6 sunscreen mistakes

Photograph: 123rf.com / Oleg Dudko


1. You don’t wear sunscreen underneath your T-shirt.

We tend to only apply sunscreen on exposed areas like our arms and legs before heading out of the house, however you can still get sun exposure through your clothing. Unless you’re wearing clothes that has UPF (Ultraviolet Protection Factor), make sure to slather sunscreen underneath thin fabrics like your everyday T-shirt as well.

2. You depend on sunscreens with SPF 100 to protect yourself for the whole day.

The truth is, higher SPFs doesn’t mean better sun protection. Opting for a sunscreen with an SPF ranging from 30-50 is good enough, but that includes reapplication. This will keep you protected against UVB rays, which normally causes sunburns, pigmentations and premature skin aging. However we need protection from both UVB and UVA, both which amounts to equally damaging radiation for our skin. The key is to look out for UVA-blocking ingredients in your sunscreen. These products are usually labelled as “broad-spectrum” or “UVA/UVB protection”.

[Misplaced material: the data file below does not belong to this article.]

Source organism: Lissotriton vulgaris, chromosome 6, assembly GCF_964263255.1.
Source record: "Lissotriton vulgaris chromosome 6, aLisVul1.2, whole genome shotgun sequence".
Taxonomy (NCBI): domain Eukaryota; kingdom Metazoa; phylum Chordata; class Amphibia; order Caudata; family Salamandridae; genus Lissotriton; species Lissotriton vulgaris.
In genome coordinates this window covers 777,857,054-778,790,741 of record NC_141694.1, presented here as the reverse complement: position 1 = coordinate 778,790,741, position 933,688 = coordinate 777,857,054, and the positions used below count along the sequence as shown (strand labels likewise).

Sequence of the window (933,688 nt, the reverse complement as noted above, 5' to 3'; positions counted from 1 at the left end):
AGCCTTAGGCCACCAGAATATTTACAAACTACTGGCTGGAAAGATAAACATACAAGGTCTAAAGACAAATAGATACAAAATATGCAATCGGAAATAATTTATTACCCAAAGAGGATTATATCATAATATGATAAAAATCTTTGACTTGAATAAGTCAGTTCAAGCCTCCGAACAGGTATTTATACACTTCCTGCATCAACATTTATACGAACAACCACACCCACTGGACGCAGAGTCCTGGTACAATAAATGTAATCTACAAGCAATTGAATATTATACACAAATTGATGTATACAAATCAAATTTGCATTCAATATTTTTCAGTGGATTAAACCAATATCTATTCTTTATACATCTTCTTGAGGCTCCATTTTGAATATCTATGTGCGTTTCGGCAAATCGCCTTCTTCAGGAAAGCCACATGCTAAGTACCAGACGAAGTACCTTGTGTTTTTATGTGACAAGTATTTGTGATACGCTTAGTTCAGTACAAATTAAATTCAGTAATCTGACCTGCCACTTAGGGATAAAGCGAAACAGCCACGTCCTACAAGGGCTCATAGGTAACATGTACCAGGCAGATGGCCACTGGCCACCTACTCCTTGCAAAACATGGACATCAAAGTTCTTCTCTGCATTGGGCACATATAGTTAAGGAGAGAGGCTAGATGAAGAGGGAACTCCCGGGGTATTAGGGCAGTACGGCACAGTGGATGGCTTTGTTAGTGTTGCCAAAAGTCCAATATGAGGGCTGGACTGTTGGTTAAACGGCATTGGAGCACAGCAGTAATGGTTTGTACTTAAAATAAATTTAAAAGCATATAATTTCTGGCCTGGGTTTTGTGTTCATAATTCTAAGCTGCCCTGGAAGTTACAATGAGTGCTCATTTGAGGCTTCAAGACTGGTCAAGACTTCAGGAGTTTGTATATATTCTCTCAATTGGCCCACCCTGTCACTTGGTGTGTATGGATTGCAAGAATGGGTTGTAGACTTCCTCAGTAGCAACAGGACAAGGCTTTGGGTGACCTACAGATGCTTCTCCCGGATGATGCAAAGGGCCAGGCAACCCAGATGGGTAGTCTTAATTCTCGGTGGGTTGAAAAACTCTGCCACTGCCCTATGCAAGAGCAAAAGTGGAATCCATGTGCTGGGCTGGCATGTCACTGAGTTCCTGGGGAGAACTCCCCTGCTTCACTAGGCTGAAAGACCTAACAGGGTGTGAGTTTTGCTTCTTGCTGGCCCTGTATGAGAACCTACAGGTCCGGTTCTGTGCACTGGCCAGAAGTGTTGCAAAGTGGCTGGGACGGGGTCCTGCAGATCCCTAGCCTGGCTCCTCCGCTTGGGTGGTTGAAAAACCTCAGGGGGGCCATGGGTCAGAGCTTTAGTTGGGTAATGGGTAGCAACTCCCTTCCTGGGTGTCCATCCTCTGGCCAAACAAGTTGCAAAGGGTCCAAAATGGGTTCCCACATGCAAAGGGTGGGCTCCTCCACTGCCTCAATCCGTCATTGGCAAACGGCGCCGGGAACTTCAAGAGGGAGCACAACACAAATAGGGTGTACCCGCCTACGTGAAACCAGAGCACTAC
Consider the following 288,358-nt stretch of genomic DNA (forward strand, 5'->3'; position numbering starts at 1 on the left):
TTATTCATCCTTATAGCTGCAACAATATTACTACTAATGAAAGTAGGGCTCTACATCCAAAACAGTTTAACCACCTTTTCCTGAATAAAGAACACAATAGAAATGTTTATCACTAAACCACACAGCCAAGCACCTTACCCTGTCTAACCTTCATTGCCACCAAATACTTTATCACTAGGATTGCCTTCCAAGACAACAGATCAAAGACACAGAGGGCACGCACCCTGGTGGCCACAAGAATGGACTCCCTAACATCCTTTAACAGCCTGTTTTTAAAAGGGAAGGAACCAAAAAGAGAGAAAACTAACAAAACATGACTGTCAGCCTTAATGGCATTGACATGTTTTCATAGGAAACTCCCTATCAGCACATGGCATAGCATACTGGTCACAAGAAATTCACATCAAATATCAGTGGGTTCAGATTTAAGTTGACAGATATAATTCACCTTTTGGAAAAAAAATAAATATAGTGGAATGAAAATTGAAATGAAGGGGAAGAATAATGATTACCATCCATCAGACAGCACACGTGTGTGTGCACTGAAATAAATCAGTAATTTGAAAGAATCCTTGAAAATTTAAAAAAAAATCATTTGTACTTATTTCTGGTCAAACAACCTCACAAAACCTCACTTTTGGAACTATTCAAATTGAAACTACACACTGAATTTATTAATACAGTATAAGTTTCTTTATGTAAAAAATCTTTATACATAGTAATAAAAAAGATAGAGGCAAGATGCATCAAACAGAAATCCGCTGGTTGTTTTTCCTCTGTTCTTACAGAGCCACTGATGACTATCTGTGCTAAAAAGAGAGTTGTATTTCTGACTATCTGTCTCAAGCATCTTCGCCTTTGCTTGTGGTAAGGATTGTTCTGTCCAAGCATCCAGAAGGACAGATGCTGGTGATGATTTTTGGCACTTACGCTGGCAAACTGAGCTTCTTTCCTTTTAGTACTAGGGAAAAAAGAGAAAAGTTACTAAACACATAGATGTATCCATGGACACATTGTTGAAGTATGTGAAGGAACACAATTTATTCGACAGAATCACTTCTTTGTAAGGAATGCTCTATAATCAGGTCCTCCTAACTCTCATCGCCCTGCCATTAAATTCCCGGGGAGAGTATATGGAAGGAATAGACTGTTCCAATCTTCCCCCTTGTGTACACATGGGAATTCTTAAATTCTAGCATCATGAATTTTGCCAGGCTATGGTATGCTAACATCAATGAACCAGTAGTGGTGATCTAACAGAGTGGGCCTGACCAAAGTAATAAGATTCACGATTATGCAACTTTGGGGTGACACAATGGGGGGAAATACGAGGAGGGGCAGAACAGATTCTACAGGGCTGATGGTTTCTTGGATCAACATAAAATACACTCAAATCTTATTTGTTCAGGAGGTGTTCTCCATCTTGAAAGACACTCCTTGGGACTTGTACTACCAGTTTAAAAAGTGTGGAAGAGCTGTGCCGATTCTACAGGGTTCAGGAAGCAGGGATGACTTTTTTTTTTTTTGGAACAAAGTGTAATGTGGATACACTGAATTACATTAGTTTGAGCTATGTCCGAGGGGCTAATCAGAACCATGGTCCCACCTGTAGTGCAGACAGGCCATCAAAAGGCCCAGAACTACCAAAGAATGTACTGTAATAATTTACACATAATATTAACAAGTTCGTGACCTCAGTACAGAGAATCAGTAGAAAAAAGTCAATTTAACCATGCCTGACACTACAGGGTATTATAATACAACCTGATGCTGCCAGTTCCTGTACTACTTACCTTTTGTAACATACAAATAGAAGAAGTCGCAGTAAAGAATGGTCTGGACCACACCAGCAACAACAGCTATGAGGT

3. You leave your sunscreen in a hot car.

Extreme heat can weaken its effectiveness as most preservatives used in sunscreens are typically designed and tested in room temperatures.


Read also: 4 doctor-approved ways to treat a sunburn easily


4. You don’t reapply your sunscreen just because it’s labelled “waterproof”.

There’s no definite thing called a “waterproof” sunscreen, as you will still need to reapply it once you’re in the water. These water-resistant products can only delay the amount of time needed for the next reapplication.

5. You indulge in one, too many cocktails while lounging at the beach.

Think twice about doubling up on those refreshing piña coladas by the beach as taking in an excessive amount of sugar and alcohol can cause inflammation in our skin and will lead to the release of more free radicals. The harsh sunlight plays a significant part in suppressing your immune system.

6. You skip wearing sunscreen on a cloudy day.

We are usually falsely led to thinking that harsh sunlight leads to harsh UV rays. Unfortunately, UV radiation is still present even on rainy days. We might not see or feel it, but the effects of it on a gloomy day can be damaging if we don’t choose to protect ourselves with sunscreen.